Associate Professor Angela Brew
BA(Hons)(Wales), MA(Sus), PhD(Bath)
Honorary Associate Professor
Phone: + 61 2
Fax: +61 2 9351 2606
Dr Angela Brew is an internationally renowned as a researcher and speaker and has worked in the UK and in Australia in the area of higher education for over thirty years. Her research on the nature of research and human knowing and its relationship to teaching has been published widely. Her books include: "The Nature of Research: Inquiry in Academic Contexts"; "Research and Teaching: beyond the divide"; and, most recently, "Transforming a University: The Scholarship of Teaching and Learning in Practice." From 1999-2003 she was President of the Higher Education Research and Development Society of Australasia (HERDSA). She is an elected Fellow of the Society for Research into Higher Education and a Fellow of the Staff and Educational Development Association (UK).
2010 - Senior Fellowship, Staff and Educational Development Association (UK)
2010 - Appointed Visiting Professor, University of Gloucestershire, UK
2009 - Honorary Associate Professor, University of Sydney
2009 - Awarded HERDSA Life Membership
2009 - Australian Learning and Teaching Council (ALTC) National Teaching Fellow
2008 - Elected a Fellow of the Society for Research into Higher Education (FSRHE)
1994 - Fellowship of the Staff and Educational Development Association
- 3. Building local leadership for research education [Boud, Solomon, McKenzie, Brew, Malfroy, Kiley] Leadership exists at various levels in doctoral education. Central units responsible for research education (often a graduate school) are well established and their role understood in many institutions. Research supervisors provide leadership and this has been a growing area of study. A third and important level of leadership, and one that is less well recognised and understood lies between the research supervisors and the overall unit responsible for research education. There is considerable variation between universities in the ways in which these positions are conceived. This ALTC funded project is concerned to map the work that research education coordinators do and provide workshops, materials and resources to support and develop this work.
- 2. The Formation of Academics as Researchers and Teachers [Brew, Boud, Lucas and Crawford] The aim of this project is to investigate how academics are formed as researchers and as teachers. Specifically it examines how academics in different disciplines and different research-intensive university environments think about and act upon the perceived constraints and opportunities for development in their context? It investigates how these academics come to position themselves in relation to research and teaching? What has influenced this positioning? Specifically the research is examining how mid-career academics, i.e. how those with 5-10 year’s’ experience beyond their doctorate or first appointment and in different disciplines and different research-intensive university environments in Australia and the UK think about and act upon the perceived constraints and opportunities for development in their context and how these academics come to position themselves in relation to research and teaching? What has influenced this positioning?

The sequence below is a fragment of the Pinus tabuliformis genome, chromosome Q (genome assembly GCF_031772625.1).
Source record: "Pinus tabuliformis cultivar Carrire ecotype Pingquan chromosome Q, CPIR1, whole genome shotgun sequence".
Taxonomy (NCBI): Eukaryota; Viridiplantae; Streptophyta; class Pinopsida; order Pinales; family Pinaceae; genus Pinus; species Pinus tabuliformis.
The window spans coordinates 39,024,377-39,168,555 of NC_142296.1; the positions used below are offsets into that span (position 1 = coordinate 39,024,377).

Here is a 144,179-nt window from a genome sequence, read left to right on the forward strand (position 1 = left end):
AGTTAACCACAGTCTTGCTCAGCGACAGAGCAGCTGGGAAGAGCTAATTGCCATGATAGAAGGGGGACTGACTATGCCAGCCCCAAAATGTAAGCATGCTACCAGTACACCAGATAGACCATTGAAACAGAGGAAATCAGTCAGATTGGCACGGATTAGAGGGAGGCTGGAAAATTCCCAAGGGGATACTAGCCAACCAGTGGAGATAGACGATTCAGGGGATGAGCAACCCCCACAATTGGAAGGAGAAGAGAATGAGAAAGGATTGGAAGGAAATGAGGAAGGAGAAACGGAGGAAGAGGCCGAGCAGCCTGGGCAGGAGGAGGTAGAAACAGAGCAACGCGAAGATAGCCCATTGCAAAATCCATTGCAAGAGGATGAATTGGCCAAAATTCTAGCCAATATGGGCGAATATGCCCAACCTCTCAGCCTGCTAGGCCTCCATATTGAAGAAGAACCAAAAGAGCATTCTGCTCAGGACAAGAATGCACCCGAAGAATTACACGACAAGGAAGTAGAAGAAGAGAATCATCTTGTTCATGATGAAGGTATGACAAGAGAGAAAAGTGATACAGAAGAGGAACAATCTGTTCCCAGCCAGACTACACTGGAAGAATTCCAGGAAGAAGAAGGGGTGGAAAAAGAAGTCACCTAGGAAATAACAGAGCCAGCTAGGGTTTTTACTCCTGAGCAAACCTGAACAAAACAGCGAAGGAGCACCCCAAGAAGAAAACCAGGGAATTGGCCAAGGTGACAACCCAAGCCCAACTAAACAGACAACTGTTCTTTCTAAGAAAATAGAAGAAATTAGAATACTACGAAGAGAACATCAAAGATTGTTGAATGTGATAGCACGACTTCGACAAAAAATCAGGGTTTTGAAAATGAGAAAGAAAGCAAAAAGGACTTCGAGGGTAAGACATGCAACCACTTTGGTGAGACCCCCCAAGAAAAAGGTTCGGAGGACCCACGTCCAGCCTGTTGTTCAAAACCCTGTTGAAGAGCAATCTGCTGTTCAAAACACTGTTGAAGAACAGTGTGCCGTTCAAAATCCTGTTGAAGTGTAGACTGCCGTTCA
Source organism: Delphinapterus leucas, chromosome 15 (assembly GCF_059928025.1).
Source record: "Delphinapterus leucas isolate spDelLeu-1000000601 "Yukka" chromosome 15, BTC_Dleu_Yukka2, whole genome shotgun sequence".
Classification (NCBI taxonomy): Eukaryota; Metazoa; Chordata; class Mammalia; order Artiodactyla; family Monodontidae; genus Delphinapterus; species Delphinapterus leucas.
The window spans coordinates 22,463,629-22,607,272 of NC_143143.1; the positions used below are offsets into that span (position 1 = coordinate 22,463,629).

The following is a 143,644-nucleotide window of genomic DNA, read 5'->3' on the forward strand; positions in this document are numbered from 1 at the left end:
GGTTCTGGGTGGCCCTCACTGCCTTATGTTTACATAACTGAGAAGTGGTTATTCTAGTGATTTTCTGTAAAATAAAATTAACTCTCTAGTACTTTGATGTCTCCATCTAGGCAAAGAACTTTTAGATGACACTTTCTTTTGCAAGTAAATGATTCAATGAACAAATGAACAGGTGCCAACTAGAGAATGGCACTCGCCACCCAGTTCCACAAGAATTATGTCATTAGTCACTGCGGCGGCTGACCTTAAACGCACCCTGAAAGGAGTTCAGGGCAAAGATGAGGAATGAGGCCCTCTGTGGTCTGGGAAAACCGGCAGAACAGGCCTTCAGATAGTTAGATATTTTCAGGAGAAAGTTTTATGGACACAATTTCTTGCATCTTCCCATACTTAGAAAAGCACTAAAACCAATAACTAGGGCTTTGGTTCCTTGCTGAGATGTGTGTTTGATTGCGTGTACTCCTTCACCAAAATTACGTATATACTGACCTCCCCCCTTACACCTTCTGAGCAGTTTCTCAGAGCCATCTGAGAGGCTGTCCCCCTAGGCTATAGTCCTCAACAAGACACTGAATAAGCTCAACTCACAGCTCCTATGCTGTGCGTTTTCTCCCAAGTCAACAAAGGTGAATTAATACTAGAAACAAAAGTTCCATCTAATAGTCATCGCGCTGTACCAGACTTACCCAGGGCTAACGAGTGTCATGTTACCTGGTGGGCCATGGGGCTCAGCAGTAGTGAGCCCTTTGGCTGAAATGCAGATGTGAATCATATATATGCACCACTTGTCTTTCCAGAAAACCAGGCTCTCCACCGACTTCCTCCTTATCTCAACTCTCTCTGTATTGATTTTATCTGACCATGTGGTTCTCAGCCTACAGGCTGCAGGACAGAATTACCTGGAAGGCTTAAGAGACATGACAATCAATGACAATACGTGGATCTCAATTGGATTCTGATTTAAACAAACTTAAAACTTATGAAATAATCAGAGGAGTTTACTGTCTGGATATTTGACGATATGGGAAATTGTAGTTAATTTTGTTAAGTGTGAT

- 1. Undergraduate research [Brew, Popenici, Hajdarpasic & Mantai]. The extent to which students are aware of research. The aim of the project is to investigate the perceptions of research of the University’s undergraduate students. It explores their ideas about what research is and the extent to which they are aware of research in the university. Further it examines their experiences of research and their attitudes to the benefits of university research. It also explores their views on the relevance of research to their future working lives. Visibility of research across campus. This project is designed to answer the question of how visible research is to students across the campus. This research is designed to be carried out by taking photographs of “research” as it is visible on campus. This includes posters and messages on noticeboards in corridors, signs, and other indications e.g. people in white coats that are visible on campus. A semiotic analysis is then planned to determine what messages about research are given to students. Examine barriers and challenges in relation to undergraduate research. In order to remove barriers to the implementation of undergraduate research it is important to investigate what they are. Interviews will be carried out with heads of department and focus groups of academics. The extent to which research is currently embedded in curricula Reviews will be based on a content analysis of unit of study (course) outlines. This project will provide a benchmark for measuring developments. The Research Skills Development Framework (RSD) will be used to map the extent to which research skills are progressively being developed in a coordinated manner across the curriculum. Investigation of the outcomes of undergraduate research experience programs This project is designed to investigate the views of coordinators of undergraduate research experience programs concerning the value and outcomes of such programs; and begin to investigate how undergraduate students respond to such programs, what they believe they gain and how they intend to use what they have gained. The project is funded by Macquarie University
Current research students
|Project title||Degree||Research student|
|The formation of academics’ epistemic stances||PhD||Kathryn Bartimote-Aufflick|